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German 'Poet': Israel, Not Iran, 'Danger for World Peace'

Nobel Prize laureate, Gunter Grass, wrote 'poem' alleging that Israel is “danger for world peace”; Israeli strike could “annihilate” Iran.
By Rachel Hirshfeld
First Publish: 4/4/2012, 8:01 PM

Gunter Grass
Gunter Grass
Reuters

In his recently published poem, Nobel Literature Prize laureate and exposed member of the Nazi Waffen-SS, Gunter Grass, 85, alleges that Israel is a “danger for world peace” and maintains that an Israeli strike on Iranian nuclear facilities could “wipe out” and “annihilate” the Iranian people.

In the poem, “What has to be said,” published by several European newspapers on Wednesday, Grass claims that Ahmadinejad is a "loudmouth" and that Iranian ambitious to acquire nuclear weapons remain "unproven." 

He criticizes Germany for selling Israel “another submarine whose speciality is to direct warheads that can destroy everything at a place where the existence of a single nuclear bomb has never been proven.”  He asserts that Israel is “endangering the already fragile world peace” and accuses the West of “hypocrisy” with its treatment of Iran. 

Grass then urges readers to end their “silence” and prevent the “unrestricted and permanent control of the Israeli nuclear potential and the Iranian nuclear facilities through an international body.”

Jewish publicist, Herryk Broder, lashed out against Grass, calling him “the prototype of an educated anti-Semite.”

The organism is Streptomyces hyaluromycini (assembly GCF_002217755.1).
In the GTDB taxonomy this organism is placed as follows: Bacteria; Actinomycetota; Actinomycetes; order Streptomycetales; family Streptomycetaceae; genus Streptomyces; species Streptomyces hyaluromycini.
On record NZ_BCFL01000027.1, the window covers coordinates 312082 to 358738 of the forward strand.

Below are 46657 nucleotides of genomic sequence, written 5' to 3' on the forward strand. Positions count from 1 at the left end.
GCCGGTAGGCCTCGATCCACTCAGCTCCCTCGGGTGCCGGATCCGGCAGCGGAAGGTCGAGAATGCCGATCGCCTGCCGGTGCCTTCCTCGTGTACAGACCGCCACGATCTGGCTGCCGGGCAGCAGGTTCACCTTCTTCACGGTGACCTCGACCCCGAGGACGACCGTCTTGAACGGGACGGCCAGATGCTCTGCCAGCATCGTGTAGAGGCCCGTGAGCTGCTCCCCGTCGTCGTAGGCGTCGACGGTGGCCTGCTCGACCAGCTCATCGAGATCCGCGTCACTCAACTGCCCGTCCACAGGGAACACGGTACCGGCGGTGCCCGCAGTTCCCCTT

Broder continued to note that while Grass has “always suffered from delusions of grandeur,” he has now gone  “completely insane.”  

“Grass always had a problem with Jews, but he never articulated this as openly as in this ‘poem,’” he added.

“It needs to be said that blood libels are a European tradition ahead of Passover,” said Emmanuel Nahshon, Israeli envoy to Berlin. “It used to be Christian children whose blood the Jews allegedly used for their matzot. Today it’s the Iranian people that the Jewish people allegedly seeks to annihilate.”

“We want to live in peace with our neighbors. And we aren’t ready to take on the role in the way the Germans deal with their past that Günter Grass wants to attribute to us,” Nahson affirmed.

In 1999, Grass, who prided himself on being the moral compass of the German people, admitted that he has been a member of the Waffen-SS, sparking public controversy.

“I do not understand how someone can elevate himself constantly for 60 years as the nation’s conscience, precisely in Nazi questions, and only then admit that he himself was deeply involved,” Joachim Fest, a prominent German historian, said at the time.